One example of how Vulnerability can help you.
Last year, I was approached by Mr.X who received call from NM. His score was on borderline. He had gap year after 12th. He was trying to cook up a fake reason to justify the gap. When I further inquired, I realized that he had a great story behind it and it was so good, that it needed to be told.
My job was just to give him courage to get the story out. I told him not to hide anything and share the story. He had all his doubts that why it won’t work. But eventually, he decided to share it. He talked about odds he faced in the gap year, how he overcame that.
If he would have done absolutely nothing to repair the situation, then that probably wouldn’t have been such a great story but that wasn’t the case. But he had done something significant to overcome the odds. That’s why it was such a great story.
When he shared his story, there was silence in the room and interviewer applauded and congratulated him for the same. He converted NMIMS call.
Let’s take my another example. I shared my CAT failure story. Read it here
I did that when I scored 98.5%ile, I didn’t share it when I scored 83.5%ile. I didn’t do it when I scored 91%ile. I waited. It’s sometimes better to just work and improve, instead of being vulnerable. If you don’t. You will be considered as a Loser.
I also shared about my rejects/accepts at different B-schools. I am quite candid about it. I also do share that I am not an MBA. I don’t’ feel inferior or I don’t feel shame about it. It helps me better connect with my audience.
I also did share how I overcame these failures. I only started talking about when I started having some/more wins in my hand. That situation is much better than complaining/blaming. Now, I use it to polarize the audience.
A lot of answers I get from students are not like these. If you haven’t overcome it or haven’t done something significant to mitigate the bad effects. You come across like a loser.
There is another example I particularly remember. How to answer questions without making other person feeling victimized.
There was a student who had face deformities and others used to make fun of his appearance. He was operated several times but instead of becoming negative, he started challenging himself to get out of comfort zone. He started participating in various competitions, public speaking, different events, started taking different courses.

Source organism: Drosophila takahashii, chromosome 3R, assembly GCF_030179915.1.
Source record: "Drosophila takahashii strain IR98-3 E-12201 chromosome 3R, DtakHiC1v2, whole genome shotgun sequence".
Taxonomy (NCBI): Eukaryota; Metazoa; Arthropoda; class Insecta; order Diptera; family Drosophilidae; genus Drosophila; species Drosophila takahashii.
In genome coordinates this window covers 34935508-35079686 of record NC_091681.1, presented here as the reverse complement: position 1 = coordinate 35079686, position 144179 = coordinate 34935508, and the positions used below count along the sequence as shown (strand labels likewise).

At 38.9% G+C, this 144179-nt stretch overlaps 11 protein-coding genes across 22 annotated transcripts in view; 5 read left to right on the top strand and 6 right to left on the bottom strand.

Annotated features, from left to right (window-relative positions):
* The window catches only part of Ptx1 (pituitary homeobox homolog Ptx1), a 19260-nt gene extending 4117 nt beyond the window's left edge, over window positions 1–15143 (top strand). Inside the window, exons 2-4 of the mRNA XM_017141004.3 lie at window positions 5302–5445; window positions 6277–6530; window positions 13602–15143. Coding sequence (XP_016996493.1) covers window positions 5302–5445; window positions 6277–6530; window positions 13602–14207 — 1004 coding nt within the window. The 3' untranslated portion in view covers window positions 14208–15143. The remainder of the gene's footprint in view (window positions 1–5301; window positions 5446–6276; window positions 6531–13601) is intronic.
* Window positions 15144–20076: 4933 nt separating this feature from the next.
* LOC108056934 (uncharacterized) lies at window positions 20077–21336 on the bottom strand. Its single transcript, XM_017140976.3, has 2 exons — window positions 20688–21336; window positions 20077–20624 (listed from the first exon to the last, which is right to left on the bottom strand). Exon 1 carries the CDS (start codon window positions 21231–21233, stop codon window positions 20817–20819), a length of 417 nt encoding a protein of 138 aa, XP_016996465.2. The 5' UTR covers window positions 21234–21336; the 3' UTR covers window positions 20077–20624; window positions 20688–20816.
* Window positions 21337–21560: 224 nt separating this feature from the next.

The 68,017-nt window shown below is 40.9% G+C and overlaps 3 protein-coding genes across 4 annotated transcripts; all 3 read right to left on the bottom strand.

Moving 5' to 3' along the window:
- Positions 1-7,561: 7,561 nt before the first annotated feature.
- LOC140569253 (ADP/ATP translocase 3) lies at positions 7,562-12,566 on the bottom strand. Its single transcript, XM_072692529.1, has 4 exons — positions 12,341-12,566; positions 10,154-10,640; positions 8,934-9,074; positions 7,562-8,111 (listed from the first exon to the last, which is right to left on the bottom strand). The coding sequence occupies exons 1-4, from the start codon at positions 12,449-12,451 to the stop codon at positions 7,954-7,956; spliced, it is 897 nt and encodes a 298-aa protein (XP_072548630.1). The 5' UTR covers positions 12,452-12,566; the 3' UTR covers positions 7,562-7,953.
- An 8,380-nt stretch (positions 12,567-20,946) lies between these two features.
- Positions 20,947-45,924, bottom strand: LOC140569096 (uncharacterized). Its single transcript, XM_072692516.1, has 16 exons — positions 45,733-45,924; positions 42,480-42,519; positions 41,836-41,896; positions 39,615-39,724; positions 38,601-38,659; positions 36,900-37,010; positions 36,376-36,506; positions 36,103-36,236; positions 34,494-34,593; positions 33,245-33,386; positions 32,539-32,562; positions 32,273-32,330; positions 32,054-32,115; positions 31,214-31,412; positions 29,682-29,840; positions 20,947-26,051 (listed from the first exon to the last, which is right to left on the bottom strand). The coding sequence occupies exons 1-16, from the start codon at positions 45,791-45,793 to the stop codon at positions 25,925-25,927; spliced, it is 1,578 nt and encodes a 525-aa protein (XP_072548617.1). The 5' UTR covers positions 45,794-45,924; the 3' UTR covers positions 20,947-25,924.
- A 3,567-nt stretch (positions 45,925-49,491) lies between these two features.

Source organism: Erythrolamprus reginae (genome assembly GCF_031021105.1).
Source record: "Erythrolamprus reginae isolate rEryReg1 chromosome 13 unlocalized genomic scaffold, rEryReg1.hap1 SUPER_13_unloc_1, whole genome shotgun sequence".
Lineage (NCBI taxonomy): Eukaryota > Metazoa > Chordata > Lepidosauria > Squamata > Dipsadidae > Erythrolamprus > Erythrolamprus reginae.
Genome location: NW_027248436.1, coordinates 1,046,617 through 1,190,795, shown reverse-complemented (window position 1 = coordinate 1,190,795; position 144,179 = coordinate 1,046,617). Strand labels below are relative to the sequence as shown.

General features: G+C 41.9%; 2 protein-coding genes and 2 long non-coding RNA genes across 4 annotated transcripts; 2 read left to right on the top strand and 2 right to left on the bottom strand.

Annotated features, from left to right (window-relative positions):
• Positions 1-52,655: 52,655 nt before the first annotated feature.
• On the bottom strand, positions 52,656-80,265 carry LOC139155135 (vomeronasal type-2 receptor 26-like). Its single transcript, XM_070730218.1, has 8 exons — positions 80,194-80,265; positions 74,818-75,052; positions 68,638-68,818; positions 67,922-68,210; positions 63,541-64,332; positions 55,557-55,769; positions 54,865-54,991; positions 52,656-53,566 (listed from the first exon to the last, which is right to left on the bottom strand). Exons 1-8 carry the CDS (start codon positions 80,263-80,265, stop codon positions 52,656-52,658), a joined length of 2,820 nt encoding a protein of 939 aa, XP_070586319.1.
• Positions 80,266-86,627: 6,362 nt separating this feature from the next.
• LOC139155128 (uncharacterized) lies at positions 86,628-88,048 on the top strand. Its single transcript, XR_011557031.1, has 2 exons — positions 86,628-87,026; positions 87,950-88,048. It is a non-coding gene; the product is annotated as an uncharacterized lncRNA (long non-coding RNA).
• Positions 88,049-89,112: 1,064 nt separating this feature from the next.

When I read his answer I was so impressed.Not even a tinge of complaining attitude. He shared it when he overcame the issues and emerged successful. He didn’t make me feel victimized.
Then there is another quadrant. Accomplished and Aloof. If you are accomplished and if you feel like you shouldn’t be Vulnerable because why do you even want to share about your failures.
My advice to them “Dude, you should definitely talk about it. Not hold yourself back. It’s the biggest leverage point if you do it correctly without nonsense of complain, playing victim card. It’s a challenge, failure you have overcome.”
If you do that, you will win the hearts of panel.
I had a conversation with someone from XLRI few weeks back, she had 4 years gap for UPSC prep. When she was interviewed for Summers at Management Consulting firm. She was asked this question
“So what is the real reason you want to work here ?”
She gave her answer.
Don’t lie. We know you want to work here for money. Just say it.
Sir, if I wanted to work for money , why I would have invested 4 years on UPSC jeopardizing my job , not making money. If money was the motivator, I would have taken the job 4 years back.
The interviewer was so impressed, he made her meet everyone in the office and shred her story. Of course, she was selected.
If you have these stories inside you, work hard to find and use these stories on strategic occasions.You won’t make much progress by playing safe all the time.Learn to connect with your panel. You will have a long road ahead.
That’s what I teach , how too use approach of story telling to rise head and shoulders above the competition. How to share your adversities, failures, challenges without jeopardizing your chances of converting the call, instead use them as your highest leverage points.
If you want to learn this approach, check out GD WAT PI Revolution